It’s said that Claude Monet was on a train when he looked out, saw this village and decided that he wanted to live here: amidst all the lush greenery and hills, where it was so serene and laid-back, like nothing bad can ever happen. He didn’t have enough money to buy the house but he wanted it so he rented and saved up until he had the funds to purchase not just the house but the surrounding land. He lived here with his family from 1883 until his death in 1926. His son later donated the property to the Acedemie des Beau-Arts in the 60s, and after restoration works, it was opened to the public in the 80s.
There are no more original artworks by Monet in the property (his famous works are in various museums in Paris, most notably the Musee l’Orangerie – I’ll dedicate a separate post for that), but replicas and reprints hang on the walls in their original locations, so that visitors can get an idea of what the house looked like during his time. Picture-taking isn’t allowed inside though, but I’ll let you in on a little secret: I fell in love with the vividly painted rooms, with one even in yellow!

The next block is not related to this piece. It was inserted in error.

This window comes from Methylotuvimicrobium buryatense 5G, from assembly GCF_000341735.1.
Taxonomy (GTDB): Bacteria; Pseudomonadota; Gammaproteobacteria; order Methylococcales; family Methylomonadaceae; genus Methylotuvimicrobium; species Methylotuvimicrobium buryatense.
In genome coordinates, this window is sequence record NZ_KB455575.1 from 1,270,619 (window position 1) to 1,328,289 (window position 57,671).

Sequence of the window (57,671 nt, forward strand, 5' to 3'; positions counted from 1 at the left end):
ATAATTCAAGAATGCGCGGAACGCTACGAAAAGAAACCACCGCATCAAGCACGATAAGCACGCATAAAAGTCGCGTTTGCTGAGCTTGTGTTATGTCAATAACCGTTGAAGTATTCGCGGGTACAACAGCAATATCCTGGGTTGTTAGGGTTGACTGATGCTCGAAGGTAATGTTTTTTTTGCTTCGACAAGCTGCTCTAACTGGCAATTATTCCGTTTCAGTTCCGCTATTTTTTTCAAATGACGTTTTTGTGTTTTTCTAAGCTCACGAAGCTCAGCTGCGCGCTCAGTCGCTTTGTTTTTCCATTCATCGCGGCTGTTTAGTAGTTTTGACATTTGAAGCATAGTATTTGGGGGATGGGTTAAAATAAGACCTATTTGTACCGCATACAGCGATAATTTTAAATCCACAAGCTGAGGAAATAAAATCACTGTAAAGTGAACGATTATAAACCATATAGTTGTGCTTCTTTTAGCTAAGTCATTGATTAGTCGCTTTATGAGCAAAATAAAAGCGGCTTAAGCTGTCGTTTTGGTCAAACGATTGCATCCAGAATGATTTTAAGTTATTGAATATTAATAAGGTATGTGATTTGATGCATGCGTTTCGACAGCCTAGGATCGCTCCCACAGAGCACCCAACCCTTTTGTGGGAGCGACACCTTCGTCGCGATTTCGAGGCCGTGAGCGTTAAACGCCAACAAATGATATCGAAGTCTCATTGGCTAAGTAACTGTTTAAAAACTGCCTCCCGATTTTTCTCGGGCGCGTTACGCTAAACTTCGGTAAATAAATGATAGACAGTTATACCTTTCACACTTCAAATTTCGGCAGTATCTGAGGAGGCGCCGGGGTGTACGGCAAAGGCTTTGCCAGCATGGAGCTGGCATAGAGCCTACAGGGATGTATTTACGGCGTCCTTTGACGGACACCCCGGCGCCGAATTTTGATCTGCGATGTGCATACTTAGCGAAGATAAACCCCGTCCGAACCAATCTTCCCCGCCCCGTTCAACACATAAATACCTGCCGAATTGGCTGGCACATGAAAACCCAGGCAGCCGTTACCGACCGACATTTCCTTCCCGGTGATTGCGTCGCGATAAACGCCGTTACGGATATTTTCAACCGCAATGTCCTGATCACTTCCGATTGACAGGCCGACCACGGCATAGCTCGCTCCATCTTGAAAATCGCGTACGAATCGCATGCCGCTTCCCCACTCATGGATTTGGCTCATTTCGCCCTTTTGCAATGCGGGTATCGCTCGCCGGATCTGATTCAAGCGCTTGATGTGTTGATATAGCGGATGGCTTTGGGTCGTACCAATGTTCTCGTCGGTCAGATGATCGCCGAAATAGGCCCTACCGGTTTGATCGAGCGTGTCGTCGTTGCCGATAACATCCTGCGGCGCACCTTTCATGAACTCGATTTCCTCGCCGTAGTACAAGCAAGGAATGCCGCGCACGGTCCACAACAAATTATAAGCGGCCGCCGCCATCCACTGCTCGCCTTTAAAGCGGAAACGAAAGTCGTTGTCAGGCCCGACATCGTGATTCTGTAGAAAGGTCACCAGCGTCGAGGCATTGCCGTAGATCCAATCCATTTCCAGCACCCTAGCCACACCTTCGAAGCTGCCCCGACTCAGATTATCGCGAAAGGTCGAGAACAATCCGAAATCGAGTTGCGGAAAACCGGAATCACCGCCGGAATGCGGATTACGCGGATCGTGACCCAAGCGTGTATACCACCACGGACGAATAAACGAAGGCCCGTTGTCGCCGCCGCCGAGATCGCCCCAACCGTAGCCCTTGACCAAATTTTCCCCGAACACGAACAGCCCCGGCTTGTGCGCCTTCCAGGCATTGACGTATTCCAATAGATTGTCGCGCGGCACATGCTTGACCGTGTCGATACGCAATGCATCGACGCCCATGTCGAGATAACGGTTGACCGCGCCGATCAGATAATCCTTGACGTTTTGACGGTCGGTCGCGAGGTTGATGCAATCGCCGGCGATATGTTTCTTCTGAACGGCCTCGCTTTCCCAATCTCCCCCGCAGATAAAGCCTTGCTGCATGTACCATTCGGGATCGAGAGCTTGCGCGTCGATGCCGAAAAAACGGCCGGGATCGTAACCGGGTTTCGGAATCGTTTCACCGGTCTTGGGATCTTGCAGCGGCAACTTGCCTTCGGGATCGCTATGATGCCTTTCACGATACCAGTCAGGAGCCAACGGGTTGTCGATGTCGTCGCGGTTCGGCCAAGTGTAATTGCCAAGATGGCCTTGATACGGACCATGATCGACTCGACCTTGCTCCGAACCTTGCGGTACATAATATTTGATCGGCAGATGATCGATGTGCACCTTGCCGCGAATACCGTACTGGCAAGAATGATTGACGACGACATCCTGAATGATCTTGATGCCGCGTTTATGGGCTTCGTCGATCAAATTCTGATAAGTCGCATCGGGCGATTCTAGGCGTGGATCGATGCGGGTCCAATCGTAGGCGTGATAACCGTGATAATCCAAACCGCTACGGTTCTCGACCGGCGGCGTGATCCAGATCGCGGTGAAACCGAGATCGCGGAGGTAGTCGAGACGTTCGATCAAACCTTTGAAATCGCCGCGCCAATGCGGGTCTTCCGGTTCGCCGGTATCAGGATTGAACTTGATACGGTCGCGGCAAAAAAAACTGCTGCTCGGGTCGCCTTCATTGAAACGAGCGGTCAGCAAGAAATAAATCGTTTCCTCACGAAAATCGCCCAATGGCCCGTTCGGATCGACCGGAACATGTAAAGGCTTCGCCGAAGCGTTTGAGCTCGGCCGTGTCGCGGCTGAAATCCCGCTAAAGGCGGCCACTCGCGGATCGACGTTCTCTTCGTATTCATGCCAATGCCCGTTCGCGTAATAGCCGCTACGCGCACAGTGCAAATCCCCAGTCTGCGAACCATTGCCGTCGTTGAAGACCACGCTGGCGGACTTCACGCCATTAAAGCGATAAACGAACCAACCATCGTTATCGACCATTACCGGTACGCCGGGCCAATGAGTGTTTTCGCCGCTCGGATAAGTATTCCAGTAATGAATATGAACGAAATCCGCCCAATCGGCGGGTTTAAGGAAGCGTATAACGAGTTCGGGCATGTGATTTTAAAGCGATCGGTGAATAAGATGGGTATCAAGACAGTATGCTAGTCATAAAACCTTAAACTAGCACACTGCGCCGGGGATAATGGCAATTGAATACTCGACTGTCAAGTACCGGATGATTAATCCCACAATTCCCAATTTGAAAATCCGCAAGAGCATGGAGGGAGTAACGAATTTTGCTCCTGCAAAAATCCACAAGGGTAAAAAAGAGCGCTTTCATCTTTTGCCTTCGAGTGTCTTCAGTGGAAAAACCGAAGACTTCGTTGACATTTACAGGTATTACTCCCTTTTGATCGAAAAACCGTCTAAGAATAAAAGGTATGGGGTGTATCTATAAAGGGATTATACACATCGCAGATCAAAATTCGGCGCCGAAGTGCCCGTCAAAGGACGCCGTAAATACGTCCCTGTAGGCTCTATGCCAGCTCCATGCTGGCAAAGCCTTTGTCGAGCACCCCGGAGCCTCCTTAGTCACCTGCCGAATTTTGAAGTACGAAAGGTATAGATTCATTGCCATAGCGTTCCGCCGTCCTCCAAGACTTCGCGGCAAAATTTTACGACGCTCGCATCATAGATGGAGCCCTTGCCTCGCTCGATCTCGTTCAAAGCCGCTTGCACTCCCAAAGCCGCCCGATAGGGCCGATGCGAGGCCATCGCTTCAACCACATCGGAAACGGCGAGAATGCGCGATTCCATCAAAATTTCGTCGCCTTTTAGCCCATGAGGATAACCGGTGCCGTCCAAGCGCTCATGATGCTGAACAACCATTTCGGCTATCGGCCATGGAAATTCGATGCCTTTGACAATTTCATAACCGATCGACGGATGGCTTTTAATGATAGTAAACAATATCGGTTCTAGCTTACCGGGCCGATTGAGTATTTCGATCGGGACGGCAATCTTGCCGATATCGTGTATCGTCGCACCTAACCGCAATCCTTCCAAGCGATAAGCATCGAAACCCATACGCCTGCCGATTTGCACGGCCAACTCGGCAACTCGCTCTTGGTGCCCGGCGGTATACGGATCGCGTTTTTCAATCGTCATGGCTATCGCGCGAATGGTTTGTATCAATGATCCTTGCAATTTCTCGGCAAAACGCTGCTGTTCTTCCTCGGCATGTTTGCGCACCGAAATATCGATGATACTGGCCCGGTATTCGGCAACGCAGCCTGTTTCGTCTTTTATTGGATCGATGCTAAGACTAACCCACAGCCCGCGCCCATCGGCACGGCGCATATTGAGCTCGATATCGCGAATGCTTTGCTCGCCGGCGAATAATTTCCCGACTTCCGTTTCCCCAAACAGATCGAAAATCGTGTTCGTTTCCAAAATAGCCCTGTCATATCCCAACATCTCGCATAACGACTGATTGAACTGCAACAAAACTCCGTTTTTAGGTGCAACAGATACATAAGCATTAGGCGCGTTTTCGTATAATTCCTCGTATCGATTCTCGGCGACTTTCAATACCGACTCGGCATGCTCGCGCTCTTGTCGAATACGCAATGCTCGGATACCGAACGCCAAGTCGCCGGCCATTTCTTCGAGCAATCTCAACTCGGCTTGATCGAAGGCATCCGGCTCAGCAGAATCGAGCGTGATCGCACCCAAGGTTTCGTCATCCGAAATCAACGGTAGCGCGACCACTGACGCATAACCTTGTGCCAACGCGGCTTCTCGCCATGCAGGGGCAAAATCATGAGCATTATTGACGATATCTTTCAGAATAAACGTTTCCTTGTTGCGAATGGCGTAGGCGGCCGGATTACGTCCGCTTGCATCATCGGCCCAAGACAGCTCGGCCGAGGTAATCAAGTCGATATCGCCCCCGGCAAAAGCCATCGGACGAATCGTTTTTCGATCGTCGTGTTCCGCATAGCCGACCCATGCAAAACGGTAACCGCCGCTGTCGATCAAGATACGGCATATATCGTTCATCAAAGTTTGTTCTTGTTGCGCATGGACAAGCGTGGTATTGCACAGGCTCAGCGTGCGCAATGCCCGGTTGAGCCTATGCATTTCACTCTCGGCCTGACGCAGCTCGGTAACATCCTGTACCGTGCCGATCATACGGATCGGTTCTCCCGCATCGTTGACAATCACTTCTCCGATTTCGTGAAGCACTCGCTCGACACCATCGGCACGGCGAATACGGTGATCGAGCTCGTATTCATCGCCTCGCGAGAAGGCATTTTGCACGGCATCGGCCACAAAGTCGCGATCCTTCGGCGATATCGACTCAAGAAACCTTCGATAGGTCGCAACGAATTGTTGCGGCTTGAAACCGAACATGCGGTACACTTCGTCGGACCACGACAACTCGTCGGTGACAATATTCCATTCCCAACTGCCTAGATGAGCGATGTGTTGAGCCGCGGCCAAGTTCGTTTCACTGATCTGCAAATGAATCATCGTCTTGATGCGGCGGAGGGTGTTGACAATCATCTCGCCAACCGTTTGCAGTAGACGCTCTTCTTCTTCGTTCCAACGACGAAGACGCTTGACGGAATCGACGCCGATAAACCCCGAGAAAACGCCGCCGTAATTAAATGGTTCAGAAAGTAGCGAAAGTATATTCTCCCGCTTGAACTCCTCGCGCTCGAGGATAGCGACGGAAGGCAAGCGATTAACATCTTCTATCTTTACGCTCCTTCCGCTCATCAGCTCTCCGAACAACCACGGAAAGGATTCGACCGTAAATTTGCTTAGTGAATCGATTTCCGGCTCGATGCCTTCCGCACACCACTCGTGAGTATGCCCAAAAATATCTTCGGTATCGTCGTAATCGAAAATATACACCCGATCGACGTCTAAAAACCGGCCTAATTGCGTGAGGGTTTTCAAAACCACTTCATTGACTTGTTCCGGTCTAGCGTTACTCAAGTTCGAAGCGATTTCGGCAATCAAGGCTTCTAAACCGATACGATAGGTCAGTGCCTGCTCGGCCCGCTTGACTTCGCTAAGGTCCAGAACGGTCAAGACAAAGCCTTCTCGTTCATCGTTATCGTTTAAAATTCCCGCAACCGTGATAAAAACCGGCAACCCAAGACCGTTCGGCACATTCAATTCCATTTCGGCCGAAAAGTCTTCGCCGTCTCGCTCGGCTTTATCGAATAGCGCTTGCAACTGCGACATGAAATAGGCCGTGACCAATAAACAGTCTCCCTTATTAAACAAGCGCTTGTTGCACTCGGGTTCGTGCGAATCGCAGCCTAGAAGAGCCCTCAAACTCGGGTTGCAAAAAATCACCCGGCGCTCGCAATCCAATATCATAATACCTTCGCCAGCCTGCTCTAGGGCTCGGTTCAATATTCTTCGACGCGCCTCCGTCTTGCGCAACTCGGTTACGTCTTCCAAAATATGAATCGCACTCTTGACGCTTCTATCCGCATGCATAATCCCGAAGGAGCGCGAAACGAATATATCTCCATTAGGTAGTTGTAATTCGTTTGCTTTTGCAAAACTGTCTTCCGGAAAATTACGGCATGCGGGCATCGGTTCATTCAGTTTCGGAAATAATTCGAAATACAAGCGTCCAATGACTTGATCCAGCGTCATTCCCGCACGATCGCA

I’m quite fond of gardens and anything that has to do with nature so I didn’t pass up the chance to get lost in the garden. What can I say? I loved it. I loved that nothing felt contrived, you know, overly manicured and painstakingly-maintained gardens so common with mansions. In Monet’s property, every bush, every tree felt natural, like they all just sprang from the ground, like it wasn’t at all weird to see a Japanese garden in the middle of the French countryside.
Even the tendrils and small blossoms from vines made perfect frames for the scenery. I could imagine myself staying here for hours and just letting my mind wander off… Or sit and read a book until the mosquitoes force me back to the house.
I would have loved to explore the village itself but our tour was limited to the house (and the drive to/from Paris already took quite some time). I’d love to go back there sometime and just wander around.